How to get a Service Dog for Postural Orthostatic Tachycardia Syndrome (POTS)
Postural Orthostatic Tachycardia Syndrome (POTS) can be a debilitating condition affecting young and adult patients and making even the most basic everyday tasks incredibly difficult. If proper management is unavailable, a service dog may be an invaluable asset to those with POTS. Here’s how to get a service dog for POTS:
1. Research service dog organizations
It is important to do your research into service dog organizations that provide assistance dogs specifically for POTS. Most of these organizations require an application process, so reviewing each organization’s requirements and services is critical. Some points to consider include:
- Cost – How much will the organization charge for its services? Are there any additional costs beyond the initial fee?
- Training – Does the organization provide training classes, or do you have to do the training yourself?
- Location – Is the organization located within a reasonable distance of your home or will you have to travel to meet with them?
- Time Commitment – Does the organization require you to commit a certain amount of time to training and other activities?
2. Gather necessary documents
In order to apply for a service dog, you will need to provide information such as a letter from your doctor confirming your POTS diagnosis and documentation of your medical needs. You may also need to provide references, a photograph of yourself, and possibly a proof of residence. Your research should identify the specific documents you need to provide.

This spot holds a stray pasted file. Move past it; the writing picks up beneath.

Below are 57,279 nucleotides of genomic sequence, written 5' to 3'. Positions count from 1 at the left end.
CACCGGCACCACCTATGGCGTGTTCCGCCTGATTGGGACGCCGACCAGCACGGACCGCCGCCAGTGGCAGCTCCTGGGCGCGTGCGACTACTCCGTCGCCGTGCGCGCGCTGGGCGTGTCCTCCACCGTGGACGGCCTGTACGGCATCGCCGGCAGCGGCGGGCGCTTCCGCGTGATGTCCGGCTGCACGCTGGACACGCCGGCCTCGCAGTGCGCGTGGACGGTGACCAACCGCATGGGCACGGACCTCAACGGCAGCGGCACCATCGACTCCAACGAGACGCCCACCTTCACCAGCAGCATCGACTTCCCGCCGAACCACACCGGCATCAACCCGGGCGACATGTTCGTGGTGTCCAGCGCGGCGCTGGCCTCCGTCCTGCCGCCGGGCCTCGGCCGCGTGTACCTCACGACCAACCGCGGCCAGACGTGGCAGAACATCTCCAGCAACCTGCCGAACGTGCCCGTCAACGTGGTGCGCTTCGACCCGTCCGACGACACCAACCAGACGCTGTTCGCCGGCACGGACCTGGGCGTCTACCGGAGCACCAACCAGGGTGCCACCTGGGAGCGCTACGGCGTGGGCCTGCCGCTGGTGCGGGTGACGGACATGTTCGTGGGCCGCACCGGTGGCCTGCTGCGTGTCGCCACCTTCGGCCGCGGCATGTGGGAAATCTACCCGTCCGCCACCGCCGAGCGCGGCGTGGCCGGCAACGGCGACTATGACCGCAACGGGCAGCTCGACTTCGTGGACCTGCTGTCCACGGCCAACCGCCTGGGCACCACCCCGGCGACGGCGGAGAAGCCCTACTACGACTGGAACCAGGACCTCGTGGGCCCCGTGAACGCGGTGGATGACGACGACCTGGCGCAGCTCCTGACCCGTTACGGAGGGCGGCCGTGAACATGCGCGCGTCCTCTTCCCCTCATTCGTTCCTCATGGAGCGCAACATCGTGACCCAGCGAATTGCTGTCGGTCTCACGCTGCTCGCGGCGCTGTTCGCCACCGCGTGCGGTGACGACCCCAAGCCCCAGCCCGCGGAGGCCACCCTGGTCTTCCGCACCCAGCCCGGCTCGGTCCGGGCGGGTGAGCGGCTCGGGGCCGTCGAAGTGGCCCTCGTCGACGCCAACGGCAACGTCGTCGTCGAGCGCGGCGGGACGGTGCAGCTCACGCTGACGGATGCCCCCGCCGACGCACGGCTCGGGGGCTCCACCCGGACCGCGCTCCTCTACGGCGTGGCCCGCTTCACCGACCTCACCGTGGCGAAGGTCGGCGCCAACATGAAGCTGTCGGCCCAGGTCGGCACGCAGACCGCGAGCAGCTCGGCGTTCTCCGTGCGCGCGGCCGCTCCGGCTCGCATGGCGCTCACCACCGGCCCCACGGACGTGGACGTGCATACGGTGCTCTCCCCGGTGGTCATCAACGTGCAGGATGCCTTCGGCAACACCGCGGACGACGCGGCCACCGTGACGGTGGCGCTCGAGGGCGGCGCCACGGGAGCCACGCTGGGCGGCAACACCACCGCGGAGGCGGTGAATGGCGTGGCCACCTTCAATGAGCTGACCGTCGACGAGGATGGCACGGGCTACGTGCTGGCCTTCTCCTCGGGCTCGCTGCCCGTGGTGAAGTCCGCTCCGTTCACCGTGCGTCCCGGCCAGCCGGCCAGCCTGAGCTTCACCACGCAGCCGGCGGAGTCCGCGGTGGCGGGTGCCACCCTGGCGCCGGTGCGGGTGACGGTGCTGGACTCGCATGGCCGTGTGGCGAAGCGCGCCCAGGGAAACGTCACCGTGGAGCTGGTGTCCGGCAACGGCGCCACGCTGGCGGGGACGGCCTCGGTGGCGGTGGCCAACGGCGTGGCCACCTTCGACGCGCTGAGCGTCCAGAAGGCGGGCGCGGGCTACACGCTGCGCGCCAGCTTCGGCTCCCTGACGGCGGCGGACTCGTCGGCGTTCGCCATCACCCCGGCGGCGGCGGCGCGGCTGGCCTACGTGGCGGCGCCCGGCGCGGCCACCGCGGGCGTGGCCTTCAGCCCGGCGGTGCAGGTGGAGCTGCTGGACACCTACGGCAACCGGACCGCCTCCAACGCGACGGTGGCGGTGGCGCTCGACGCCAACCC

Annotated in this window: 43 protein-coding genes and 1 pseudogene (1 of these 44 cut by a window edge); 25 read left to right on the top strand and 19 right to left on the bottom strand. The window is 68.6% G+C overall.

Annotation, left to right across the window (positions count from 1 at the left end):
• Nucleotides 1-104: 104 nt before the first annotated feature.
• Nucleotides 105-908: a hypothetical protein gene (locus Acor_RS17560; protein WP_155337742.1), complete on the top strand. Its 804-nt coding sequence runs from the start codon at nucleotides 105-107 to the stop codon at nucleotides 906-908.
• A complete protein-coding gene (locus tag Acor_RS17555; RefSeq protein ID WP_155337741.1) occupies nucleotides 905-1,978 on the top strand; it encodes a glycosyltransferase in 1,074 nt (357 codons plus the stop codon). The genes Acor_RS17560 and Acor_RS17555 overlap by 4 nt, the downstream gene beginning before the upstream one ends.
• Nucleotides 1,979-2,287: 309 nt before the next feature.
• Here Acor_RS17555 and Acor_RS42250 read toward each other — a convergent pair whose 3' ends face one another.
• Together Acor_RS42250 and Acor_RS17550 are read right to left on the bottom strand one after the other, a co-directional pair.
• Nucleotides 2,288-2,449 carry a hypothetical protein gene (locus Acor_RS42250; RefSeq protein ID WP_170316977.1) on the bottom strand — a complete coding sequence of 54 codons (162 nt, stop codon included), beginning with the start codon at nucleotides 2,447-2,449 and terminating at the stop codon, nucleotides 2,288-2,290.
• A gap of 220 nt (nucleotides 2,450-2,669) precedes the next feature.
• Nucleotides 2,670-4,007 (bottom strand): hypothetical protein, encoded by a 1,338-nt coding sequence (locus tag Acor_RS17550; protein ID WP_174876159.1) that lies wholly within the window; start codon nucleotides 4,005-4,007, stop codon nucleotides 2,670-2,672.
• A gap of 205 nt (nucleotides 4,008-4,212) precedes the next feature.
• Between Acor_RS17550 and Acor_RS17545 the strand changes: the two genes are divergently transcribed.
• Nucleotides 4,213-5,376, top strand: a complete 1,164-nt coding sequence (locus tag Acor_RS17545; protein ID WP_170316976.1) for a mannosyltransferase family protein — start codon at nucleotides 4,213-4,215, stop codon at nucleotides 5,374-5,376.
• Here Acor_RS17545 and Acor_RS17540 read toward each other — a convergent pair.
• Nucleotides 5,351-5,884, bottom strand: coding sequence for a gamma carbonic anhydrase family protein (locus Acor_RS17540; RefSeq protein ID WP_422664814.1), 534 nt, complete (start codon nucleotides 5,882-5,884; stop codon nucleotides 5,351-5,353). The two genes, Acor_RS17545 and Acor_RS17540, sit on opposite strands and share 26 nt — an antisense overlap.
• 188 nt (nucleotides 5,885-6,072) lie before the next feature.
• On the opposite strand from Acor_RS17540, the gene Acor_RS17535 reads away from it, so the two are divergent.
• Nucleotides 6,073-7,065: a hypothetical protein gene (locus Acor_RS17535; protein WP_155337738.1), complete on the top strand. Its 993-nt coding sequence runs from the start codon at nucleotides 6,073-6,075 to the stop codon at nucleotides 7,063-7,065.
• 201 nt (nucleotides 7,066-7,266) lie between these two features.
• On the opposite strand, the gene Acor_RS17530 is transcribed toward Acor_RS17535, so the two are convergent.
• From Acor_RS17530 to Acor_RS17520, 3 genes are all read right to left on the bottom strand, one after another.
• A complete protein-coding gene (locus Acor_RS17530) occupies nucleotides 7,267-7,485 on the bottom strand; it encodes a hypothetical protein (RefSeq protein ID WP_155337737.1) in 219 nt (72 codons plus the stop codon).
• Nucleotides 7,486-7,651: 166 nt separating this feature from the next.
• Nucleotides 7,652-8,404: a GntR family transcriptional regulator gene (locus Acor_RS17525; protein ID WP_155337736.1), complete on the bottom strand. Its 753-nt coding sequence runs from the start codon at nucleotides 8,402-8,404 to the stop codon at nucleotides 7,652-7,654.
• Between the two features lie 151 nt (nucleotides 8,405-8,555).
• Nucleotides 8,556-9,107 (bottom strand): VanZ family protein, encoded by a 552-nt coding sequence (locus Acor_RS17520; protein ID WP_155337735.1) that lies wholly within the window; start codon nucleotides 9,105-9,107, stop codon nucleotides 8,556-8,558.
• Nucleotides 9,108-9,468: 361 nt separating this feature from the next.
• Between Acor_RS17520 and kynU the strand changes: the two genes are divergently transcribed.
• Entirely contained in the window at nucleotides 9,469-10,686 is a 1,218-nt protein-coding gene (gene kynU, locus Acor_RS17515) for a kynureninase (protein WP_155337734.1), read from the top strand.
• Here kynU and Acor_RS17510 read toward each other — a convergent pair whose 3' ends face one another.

3. Find a trainer
Once you have been accepted by the service dog organization, the next step is to find a qualified trainer in your area who is willing to work with you and your service dog. You will want to ask questions such as:
- Experience – How much experience does the trainer have in working with clients with POTS?
- Specialty – Does the trainer specialize in a particular breed of dog, and how does this breed interact with POTS?
- Schedule – What days and times are available for training sessions and how flexible is the schedule?
- Cost – How much does the trainer charge for their services? Are there any additional costs?
4. Prepare to meet your service dog
Once you have selected a trainer and are ready to meet the service dog, it is important to be prepared. You will need to bring equipment such as a harness, leash, and treats to properly train the dog; you may also need to bring a toy or other items to help build a bond between you and the service dog.
5. Continue to ensure the service dog’s health
Once the service dog is in your home, you will need to continue to provide care and attention in order to ensure the dog remains healthy and well-behaved. This may include providing routine vet care, continuing regular training sessions, and ensuring the dog gets sufficient socialization and exercise on a daily basis.
By following these steps, you can ensure that you are able to get the service dog you need to better manage your POTS. The right service dog can be a wonderful asset, so don’t be afraid to take the steps necessary to get the help you need.